Thursday, September 8, 2011

More American than Most?

I wonder sometimes about whether the folks who served in the US armed forces during the era of Don't Ask, Don't Tell and before that might just be among the best Americans.  They sacrificed even more than the average grunt/marine/squid/AF person (what is the equivalent of grunt for the USAF?), having hide basic parts of their identity while risking their lives for their country. 

This piece in GQ does a nice job of showing what these men experienced.  Yes, it focuses on the males because, hey, it is GQ (G standing for Guy, right?).  Still quite moving.

A key quote: "if you want to hide, the Marine Corps is one of the best places to do that, because nobody wants to admit they are standing next to a gay guy. Nobody wants to admit that they have gone to war with gay people."

Another one:  "But I loved what I did, I loved my job, and I didn't want to tell anyone. I said, 'It's going to be my secret.' I knew I was not going to be happy in a way, but I knew this was what I wanted."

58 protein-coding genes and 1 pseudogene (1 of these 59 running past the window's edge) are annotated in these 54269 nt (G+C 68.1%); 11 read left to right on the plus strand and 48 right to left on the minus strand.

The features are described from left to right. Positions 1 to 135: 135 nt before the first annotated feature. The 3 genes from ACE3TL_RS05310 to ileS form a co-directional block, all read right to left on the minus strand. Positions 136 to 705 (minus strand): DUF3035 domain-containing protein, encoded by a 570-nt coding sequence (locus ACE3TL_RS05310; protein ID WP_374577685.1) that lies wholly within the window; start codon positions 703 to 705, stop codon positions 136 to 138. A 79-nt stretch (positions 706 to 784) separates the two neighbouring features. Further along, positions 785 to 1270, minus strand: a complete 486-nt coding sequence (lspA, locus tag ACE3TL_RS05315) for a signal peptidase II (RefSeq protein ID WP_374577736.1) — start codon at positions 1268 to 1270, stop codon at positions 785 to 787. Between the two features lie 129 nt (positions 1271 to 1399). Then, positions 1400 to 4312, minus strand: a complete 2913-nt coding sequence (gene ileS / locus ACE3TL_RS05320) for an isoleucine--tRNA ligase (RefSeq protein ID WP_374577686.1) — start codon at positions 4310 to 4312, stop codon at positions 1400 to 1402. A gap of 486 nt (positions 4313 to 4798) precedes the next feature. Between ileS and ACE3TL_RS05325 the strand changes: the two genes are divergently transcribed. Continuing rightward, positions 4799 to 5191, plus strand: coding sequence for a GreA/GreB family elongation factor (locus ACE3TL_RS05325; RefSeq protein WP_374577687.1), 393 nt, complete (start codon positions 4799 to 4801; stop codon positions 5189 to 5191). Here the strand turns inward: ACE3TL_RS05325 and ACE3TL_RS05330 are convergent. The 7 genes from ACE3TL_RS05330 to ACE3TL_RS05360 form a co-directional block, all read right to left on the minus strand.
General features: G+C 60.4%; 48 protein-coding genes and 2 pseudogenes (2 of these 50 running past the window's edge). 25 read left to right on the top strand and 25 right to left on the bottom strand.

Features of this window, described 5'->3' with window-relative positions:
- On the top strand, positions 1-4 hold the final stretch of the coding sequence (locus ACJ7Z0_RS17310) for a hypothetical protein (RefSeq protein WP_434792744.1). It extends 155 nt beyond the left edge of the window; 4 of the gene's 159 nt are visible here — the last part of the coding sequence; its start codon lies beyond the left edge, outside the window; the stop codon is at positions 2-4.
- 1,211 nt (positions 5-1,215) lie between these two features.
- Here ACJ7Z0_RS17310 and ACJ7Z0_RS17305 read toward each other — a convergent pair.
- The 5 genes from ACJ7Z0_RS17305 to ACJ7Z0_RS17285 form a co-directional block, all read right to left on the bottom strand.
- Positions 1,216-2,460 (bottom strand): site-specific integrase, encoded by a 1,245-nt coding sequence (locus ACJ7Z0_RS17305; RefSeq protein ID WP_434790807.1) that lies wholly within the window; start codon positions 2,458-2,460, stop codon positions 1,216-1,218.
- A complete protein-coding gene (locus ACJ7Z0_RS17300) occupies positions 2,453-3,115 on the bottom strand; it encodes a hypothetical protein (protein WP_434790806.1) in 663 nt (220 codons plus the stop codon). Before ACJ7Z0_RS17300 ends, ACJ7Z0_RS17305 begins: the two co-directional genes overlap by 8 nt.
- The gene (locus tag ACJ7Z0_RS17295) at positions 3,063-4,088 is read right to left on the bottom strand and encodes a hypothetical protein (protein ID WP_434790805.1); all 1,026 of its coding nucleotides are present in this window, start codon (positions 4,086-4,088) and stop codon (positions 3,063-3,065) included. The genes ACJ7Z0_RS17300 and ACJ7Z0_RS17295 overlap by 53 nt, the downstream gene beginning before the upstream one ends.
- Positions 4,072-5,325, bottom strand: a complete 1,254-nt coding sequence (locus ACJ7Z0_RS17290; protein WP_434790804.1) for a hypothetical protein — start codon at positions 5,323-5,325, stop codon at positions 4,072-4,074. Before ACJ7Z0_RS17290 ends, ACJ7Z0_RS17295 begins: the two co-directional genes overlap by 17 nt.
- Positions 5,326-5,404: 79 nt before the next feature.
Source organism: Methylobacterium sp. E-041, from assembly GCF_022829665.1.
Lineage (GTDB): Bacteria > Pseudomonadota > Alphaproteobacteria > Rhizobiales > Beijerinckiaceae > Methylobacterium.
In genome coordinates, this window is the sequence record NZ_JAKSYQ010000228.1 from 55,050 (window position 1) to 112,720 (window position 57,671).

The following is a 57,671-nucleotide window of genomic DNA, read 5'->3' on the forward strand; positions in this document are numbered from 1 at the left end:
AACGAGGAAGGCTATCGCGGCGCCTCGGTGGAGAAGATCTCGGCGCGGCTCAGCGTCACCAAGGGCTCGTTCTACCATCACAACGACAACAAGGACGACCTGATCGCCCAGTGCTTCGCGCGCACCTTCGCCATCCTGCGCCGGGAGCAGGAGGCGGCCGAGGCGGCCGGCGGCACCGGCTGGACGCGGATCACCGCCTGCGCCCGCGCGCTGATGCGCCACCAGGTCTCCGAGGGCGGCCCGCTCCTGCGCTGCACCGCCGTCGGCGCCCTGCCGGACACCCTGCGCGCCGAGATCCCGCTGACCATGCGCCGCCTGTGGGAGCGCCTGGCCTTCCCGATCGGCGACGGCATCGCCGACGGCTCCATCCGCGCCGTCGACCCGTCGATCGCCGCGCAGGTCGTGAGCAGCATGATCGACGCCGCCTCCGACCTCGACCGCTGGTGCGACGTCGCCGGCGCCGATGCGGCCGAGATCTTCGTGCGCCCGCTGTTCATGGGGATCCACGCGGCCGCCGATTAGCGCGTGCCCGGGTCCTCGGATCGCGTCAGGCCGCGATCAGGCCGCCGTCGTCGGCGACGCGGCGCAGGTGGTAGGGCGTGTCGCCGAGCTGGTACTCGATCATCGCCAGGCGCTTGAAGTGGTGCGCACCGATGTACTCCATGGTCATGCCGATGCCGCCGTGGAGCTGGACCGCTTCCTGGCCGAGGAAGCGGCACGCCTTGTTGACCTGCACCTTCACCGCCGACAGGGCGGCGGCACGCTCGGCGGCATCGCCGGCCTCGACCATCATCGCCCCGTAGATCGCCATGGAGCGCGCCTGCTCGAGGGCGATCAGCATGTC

Ok, a couple more: "One of the boyfriends tells me how difficult it was when his partner was recently in Afghanistan. "If something happened," he points out, "I wouldn't have got a phone call. I would have known nothing about it at all. If he didn't call for two days, I was freaking out."

"Nobody joined up to be 'the unit gay guy,' but that's who you're going to be, and I think it's incumbent on us who are senior to basically identify ourselves so that younger kids can look and say, 'Hey, it is okay.' Because we didn't have that."

 Just some very, very moving passages.  Read the whole thing.

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